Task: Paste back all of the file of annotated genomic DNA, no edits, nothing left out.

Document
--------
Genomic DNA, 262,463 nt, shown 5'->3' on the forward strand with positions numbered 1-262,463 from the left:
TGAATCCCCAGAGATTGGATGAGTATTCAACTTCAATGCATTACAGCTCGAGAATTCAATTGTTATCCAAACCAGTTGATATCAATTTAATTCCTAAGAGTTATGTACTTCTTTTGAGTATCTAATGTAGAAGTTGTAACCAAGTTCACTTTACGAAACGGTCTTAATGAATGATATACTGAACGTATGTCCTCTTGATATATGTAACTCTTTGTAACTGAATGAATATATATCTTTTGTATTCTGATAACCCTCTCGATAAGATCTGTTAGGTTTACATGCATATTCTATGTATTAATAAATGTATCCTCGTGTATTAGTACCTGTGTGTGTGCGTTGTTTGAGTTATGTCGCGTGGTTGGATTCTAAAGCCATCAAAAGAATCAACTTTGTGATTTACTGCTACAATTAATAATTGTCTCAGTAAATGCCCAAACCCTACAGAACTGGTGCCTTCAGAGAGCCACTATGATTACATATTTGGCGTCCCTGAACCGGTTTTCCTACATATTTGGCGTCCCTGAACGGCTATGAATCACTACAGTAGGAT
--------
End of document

Genomic DNA, 262,463 nt, shown 5'->3' on the forward strand with positions numbered 1-262,463 from the left:
TGAATCCCCAGAGATTGGATGAGTATTCAACTTCAATGCATTACAGCTCGAGAATTCAATTGTTATCCAAACCAGTTGATATCAATTTAATTCCTAAGAGTTATGTACTTCTTTTGAGTATCTAATGTAGAAGTTGTAACCAAGTTCACTTTACGAAACGGTCTTAATGAATGATATACTGAACGTATGTCCTCTTGATATATGTAACTCTTTGTAACTGAATGAATATATATCTTTTGTATTCTGATAACCCTCTCGATAAGATCTGTTAGGTTTACATGCATATTCTATGTATTAATAAATGTATCCTCGTGTATTAGTACCTGTGTGTGTGCGTTGTTTGAGTTATGTCGCGTGGTTGGATTCTAAAGCCATCAAAAGAATCAACTTTGTGATTTACTGCTACAATTAATAATTGTCTCAGTAAATGCCCAAACCCTACAGAACTGGTGCCTTCAGAGAGCCACTATGATTACATATTTGGCGTCCCTGAACCGGTTTTCCTACATATTTGGCGTCCCTGAACGGCTATGAATCACTACAGTAGGAT